Help Identify This

Tying flies and the bugs they imitate!
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njcatchrelease
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Help Identify This

Post by njcatchrelease » Mon Apr 23, 2018 10:21 am

Can someone help identify what these insects are? They were all over the shoreline of the Delaware river on Sunday. I didn't notice them on the water but the covered the shoreline.

https://www.instagram.com/p/Bh6nuBKn2di ... tchrelease
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Pete
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Re: Help Identify This

Post by Pete » Mon Apr 23, 2018 10:28 am

Can't give you a species, but most likely some sort of stonefly.

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njcatchrelease
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Re: Help Identify This

Post by njcatchrelease » Mon Apr 23, 2018 10:38 am

Pete wrote:
Mon Apr 23, 2018 10:28 am
Can't give you a species, but most likely some sort of stonefly.
That is what I was thinking but wasn't sure. Couldn't believe how many there were.
Thanks
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troutfishing4life
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Re: Help Identify This

Post by troutfishing4life » Mon Apr 23, 2018 11:31 am

looks to be either black or golden stone flies

Matt Grobert
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Re: Help Identify This

Post by Matt Grobert » Mon Apr 23, 2018 3:32 pm

njcatchrelease wrote:
Mon Apr 23, 2018 10:21 am
Can someone help identify what these insects are? They were all over the shoreline of the Delaware river on Sunday. I didn't notice them on the water but the covered the shoreline.

https://www.instagram.com/p/Bh6nuBKn2di ... tchrelease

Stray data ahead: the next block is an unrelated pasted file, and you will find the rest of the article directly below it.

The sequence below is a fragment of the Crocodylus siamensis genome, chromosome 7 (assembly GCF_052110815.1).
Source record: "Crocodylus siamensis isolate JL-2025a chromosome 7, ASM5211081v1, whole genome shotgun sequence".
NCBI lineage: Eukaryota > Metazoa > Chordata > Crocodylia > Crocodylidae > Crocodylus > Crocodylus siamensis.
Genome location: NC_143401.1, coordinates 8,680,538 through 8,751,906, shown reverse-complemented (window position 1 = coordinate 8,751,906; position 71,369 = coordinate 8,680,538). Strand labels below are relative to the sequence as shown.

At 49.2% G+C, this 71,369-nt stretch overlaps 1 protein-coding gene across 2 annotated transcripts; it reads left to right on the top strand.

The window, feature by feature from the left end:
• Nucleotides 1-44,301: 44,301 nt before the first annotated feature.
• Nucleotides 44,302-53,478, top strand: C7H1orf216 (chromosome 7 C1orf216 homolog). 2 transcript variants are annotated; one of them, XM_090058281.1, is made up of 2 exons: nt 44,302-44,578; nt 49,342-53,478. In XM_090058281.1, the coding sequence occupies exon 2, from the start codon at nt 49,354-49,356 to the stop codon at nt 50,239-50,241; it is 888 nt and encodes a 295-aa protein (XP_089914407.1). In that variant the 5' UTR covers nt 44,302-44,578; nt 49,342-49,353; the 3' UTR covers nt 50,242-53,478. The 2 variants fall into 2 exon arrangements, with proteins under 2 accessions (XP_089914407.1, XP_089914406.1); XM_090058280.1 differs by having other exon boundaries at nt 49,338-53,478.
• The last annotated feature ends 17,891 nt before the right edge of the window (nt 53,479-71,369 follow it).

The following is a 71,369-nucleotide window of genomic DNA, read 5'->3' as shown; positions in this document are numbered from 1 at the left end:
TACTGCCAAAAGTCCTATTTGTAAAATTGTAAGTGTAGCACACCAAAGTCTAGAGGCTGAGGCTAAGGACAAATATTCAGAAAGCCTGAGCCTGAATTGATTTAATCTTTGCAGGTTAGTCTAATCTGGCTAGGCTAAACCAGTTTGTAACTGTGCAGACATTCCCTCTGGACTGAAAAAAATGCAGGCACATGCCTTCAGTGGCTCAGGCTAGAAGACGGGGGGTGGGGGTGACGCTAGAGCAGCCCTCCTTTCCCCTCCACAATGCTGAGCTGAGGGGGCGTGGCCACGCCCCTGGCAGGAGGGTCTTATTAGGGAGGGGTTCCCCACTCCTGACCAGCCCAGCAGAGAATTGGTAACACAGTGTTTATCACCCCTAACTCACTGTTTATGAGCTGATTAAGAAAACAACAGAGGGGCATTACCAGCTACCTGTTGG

They are dark grannoms - caddisflies - Brachycentrus americanus. They hatch from just under the surface and go airborne almost immediately, that's why you don't see them on the water surface.

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njcatchrelease
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Re: Help Identify This

Post by njcatchrelease » Mon Apr 23, 2018 3:56 pm

Matt Grobert wrote:
Mon Apr 23, 2018 3:32 pm
njcatchrelease wrote:
Mon Apr 23, 2018 10:21 am
Can someone help identify what these insects are? They were all over the shoreline of the Delaware river on Sunday. I didn't notice them on the water but the covered the shoreline.

https://www.instagram.com/p/Bh6nuBKn2di ... tchrelease
They are dark grannoms - caddisflies - Brachycentrus americanus. They hatch from just under the surface and go airborne almost immediately, that's why you don't see them on the water surface.
Thanks
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Rusty Spinner
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Re: Help Identify This

Post by Rusty Spinner » Tue Apr 24, 2018 1:18 pm

Matt Grobert wrote:
Mon Apr 23, 2018 3:32 pm
njcatchrelease wrote:
Mon Apr 23, 2018 10:21 am
Can someone help identify what these insects are? They were all over the shoreline of the Delaware river on Sunday. I didn't notice them on the water but the covered the shoreline.

https://www.instagram.com/p/Bh6nuBKn2di ... tchrelease
They are dark grannoms - caddisflies - Brachycentrus americanus. They hatch from just under the surface and go airborne almost immediately, that's why you don't see them on the water surface.
What Matt said. Stoneflies have two sets of wings which can help as well in IDing insects. Those Brachycentrus will look like a snowstorm with the "snow" coming off the water and flying upstream. They are just starting here in NJ which is about a week behind or more. Saw some Sunday evening on the SBR.
"A sinking fly is closer to Hell" - Unknown

Matt Grobert
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Re: Help Identify This

Post by Matt Grobert » Tue Apr 24, 2018 8:58 pm

Yo, caddisflies also have two set of wings; the difference is that caddis wings sit like a tent over the abdomen, and stonefly wings sit flat over the abdomen. Also, stonefly wings are translucent while caddis wings are opaque - they are covered with tiny hairs. Both wings also have distinct venation. In flight, both are clumsy fliers, but the 2 sets of wings on the stonefly are very discernible as Rusty said, and the wings on caddis tend to blend together in flight.